The benefits of routine lung cancer screenings have been hotly debated in the medical community. After reviewing a national trial published in 2011, the US Preventive Services Task Force introduced a recommendation for systematic low-dose CT lung cancer screenings for people at high risk. At the time, some leaders in the primary care community were not convinced that there was strong enough evidence in the initial trial to support routine screening. A new lung cancer screening cohort study conducted at a large integrated health system suggests that lung cancer screening in primary care is feasible. The study demonstrated low adverse event rates, and 70 percent of diagnosed lung cancer cases were detected at early stages in their development.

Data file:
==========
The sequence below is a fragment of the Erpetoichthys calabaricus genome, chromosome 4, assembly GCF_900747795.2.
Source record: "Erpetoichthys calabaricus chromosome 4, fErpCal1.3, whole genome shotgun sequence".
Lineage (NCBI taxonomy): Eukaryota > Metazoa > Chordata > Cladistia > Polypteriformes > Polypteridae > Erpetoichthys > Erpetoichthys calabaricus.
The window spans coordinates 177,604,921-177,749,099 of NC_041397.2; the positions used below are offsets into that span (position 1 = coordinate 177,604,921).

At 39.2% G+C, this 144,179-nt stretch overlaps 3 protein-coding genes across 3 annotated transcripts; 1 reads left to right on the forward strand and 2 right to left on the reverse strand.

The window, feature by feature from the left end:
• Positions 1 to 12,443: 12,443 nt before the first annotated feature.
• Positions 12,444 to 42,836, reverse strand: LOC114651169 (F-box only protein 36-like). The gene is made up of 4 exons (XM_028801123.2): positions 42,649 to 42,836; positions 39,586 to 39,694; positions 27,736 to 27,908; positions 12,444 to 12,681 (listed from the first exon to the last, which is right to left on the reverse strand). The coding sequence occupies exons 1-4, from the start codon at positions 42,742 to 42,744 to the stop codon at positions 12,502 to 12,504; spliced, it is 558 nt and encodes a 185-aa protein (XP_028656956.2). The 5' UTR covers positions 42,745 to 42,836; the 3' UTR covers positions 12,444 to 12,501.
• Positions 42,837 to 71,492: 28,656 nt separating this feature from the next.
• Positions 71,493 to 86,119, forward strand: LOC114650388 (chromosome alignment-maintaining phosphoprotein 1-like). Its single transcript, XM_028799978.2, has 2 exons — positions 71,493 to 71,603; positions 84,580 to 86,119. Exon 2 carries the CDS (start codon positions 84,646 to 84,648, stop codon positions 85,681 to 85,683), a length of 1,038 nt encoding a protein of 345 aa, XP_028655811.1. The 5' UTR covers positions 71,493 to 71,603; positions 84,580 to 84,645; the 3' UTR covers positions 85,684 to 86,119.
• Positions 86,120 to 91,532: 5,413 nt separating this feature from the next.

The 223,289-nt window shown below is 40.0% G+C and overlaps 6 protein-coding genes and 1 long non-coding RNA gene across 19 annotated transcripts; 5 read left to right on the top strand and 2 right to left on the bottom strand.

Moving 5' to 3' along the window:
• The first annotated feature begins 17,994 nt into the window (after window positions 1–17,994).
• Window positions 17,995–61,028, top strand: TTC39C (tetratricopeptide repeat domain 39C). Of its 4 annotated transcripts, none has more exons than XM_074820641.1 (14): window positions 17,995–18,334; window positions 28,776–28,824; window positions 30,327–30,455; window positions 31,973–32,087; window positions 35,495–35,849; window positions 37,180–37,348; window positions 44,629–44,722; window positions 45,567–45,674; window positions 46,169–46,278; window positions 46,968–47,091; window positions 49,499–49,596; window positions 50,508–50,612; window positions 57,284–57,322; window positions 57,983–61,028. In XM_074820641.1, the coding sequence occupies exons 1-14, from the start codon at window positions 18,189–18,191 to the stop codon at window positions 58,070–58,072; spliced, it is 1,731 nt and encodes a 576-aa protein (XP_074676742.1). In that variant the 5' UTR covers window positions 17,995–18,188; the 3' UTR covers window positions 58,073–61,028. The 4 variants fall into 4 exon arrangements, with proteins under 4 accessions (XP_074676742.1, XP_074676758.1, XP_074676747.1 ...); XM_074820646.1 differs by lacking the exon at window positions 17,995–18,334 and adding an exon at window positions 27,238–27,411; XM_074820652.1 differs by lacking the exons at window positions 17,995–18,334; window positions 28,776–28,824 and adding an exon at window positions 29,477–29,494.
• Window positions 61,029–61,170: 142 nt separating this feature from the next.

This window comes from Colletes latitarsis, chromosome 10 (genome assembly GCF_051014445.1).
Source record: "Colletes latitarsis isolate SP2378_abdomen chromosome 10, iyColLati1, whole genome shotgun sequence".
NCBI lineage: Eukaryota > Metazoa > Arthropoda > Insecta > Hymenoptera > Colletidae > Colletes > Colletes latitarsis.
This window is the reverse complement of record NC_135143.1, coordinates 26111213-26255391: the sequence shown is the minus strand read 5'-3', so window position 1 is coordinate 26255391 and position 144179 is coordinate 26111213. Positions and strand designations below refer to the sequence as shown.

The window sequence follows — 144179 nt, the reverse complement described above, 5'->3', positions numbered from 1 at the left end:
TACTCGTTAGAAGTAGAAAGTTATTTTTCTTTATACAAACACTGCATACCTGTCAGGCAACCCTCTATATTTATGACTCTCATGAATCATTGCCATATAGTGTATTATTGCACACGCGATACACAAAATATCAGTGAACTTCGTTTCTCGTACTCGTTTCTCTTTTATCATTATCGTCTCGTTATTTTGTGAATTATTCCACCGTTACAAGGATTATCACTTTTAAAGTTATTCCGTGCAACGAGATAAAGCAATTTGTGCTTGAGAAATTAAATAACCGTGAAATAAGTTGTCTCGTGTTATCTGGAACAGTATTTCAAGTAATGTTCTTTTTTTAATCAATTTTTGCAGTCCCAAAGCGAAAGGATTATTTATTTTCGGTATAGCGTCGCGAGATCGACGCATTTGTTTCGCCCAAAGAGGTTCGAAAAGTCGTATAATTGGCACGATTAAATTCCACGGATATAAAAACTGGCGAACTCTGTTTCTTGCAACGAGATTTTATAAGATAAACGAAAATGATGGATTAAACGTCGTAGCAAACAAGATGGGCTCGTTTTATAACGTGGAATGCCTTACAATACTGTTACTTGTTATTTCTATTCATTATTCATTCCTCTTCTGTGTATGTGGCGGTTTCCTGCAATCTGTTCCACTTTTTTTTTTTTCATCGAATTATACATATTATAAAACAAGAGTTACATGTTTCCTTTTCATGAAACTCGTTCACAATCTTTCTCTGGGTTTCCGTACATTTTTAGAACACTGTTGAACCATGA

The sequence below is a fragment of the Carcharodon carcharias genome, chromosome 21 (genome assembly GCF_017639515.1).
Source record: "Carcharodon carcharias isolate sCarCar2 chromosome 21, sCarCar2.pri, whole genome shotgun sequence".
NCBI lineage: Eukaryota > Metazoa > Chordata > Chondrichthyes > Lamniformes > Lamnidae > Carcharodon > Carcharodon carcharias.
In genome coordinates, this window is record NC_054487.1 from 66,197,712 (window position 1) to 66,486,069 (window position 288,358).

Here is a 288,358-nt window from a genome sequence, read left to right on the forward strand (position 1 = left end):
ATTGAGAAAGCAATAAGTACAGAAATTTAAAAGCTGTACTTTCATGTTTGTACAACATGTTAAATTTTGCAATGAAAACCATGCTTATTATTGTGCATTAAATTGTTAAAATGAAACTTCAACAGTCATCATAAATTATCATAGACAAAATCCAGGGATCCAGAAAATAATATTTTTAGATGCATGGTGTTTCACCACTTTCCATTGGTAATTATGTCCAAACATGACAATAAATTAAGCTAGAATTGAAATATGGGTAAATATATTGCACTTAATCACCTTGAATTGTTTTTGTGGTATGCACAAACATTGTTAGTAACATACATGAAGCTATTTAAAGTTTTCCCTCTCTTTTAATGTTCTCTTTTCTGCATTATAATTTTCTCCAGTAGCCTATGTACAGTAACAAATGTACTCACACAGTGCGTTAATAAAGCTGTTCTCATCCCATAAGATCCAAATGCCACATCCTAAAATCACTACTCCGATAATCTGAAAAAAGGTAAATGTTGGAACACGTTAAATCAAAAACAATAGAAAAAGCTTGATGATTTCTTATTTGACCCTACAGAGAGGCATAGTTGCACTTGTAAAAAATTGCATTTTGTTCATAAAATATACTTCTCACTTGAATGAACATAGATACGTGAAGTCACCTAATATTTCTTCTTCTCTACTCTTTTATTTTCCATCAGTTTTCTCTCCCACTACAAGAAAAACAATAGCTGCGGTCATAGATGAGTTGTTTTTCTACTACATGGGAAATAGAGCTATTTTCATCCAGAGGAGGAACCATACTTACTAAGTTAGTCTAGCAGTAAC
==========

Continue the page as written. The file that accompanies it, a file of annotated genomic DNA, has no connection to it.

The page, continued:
"Screening can be highly beneficial but can also create an illusion of benefits even when causing a net harm," notes Mayo Clinic clinical epidemiologist Chyke A. Doubeni and colleagues, in an editorial response to the Handy et al study. The "window of net benefit" depends on a number of factors in the screening and treatment process, including "quality of CT images and quality of interpretation, disease prevalence in the population, patient health status, and the timeliness, safety, and effectiveness of treatment for abnormal screening results."
Still, the authors write, "Family medicine is critical for increasing the reach of lung cancer screenings," and primary care is an "ideal setting to improve access to screenings, particularly for underserved populations." Therefore, family physicians should be engaged and equipped with guidance on best practices in lung cancer screenings and referrals.
Results of Lung Cancer Screening in the Community
John R. Handy, Jr, MD, HonD, et al
Providence Cancer Institute, Portland, Oregon
Lung Cancer Screening Guidelines Implementation in Primary Care: A Call to Action
Chyke A. Doubeni, MD, MPH, et al
Mayo Clinic College of Medicine and Science, Rochester, Minnesota